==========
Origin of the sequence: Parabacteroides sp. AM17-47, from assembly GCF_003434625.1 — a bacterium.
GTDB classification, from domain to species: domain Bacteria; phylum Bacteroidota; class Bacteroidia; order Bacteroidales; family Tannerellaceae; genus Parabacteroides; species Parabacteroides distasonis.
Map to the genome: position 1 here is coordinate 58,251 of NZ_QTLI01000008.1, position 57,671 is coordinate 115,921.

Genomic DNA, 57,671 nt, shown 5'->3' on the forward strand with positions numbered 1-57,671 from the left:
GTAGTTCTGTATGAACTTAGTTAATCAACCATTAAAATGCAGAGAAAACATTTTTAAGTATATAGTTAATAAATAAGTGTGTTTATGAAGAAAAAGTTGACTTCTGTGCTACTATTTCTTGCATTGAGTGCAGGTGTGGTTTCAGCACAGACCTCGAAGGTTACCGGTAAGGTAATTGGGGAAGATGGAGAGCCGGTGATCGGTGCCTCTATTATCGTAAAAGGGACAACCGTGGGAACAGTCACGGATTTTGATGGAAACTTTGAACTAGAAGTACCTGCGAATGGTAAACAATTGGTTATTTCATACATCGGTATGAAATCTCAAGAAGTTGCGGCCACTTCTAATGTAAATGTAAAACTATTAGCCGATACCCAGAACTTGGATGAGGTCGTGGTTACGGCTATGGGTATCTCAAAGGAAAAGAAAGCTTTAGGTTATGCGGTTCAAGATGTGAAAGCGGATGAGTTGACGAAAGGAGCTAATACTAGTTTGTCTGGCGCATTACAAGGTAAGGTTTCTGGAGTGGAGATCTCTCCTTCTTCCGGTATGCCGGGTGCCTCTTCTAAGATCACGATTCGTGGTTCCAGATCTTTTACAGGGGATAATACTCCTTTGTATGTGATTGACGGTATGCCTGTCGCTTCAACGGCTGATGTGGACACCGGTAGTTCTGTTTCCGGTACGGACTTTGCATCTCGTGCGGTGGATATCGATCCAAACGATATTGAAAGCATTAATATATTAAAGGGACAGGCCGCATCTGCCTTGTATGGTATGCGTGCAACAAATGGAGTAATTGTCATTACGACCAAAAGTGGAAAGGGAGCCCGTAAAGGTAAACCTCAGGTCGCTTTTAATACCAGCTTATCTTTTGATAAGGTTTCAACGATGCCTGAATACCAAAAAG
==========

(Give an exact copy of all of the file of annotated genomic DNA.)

Origin of the sequence: Parabacteroides sp. AM17-47, from assembly GCF_003434625.1 — a bacterium.
GTDB classification, from domain to species: domain Bacteria; phylum Bacteroidota; class Bacteroidia; order Bacteroidales; family Tannerellaceae; genus Parabacteroides; species Parabacteroides distasonis.
Map to the genome: position 1 here is coordinate 58,251 of NZ_QTLI01000008.1, position 57,671 is coordinate 115,921.

Genomic DNA, 57,671 nt, shown 5'->3' on the forward strand with positions numbered 1-57,671 from the left:
GTAGTTCTGTATGAACTTAGTTAATCAACCATTAAAATGCAGAGAAAACATTTTTAAGTATATAGTTAATAAATAAGTGTGTTTATGAAGAAAAAGTTGACTTCTGTGCTACTATTTCTTGCATTGAGTGCAGGTGTGGTTTCAGCACAGACCTCGAAGGTTACCGGTAAGGTAATTGGGGAAGATGGAGAGCCGGTGATCGGTGCCTCTATTATCGTAAAAGGGACAACCGTGGGAACAGTCACGGATTTTGATGGAAACTTTGAACTAGAAGTACCTGCGAATGGTAAACAATTGGTTATTTCATACATCGGTATGAAATCTCAAGAAGTTGCGGCCACTTCTAATGTAAATGTAAAACTATTAGCCGATACCCAGAACTTGGATGAGGTCGTGGTTACGGCTATGGGTATCTCAAAGGAAAAGAAAGCTTTAGGTTATGCGGTTCAAGATGTGAAAGCGGATGAGTTGACGAAAGGAGCTAATACTAGTTTGTCTGGCGCATTACAAGGTAAGGTTTCTGGAGTGGAGATCTCTCCTTCTTCCGGTATGCCGGGTGCCTCTTCTAAGATCACGATTCGTGGTTCCAGATCTTTTACAGGGGATAATACTCCTTTGTATGTGATTGACGGTATGCCTGTCGCTTCAACGGCTGATGTGGACACCGGTAGTTCTGTTTCCGGTACGGACTTTGCATCTCGTGCGGTGGATATCGATCCAAACGATATTGAAAGCATTAATATATTAAAGGGACAGGCCGCATCTGCCTTGTATGGTATGCGTGCAACAAATGGAGTAATTGTCATTACGACCAAAAGTGGAAAGGGAGCCCGTAAAGGTAAACCTCAGGTCGCTTTTAATACCAGCTTATCTTTTGATAAGGTTTCAACGATGCCTGAATACCAAAAAG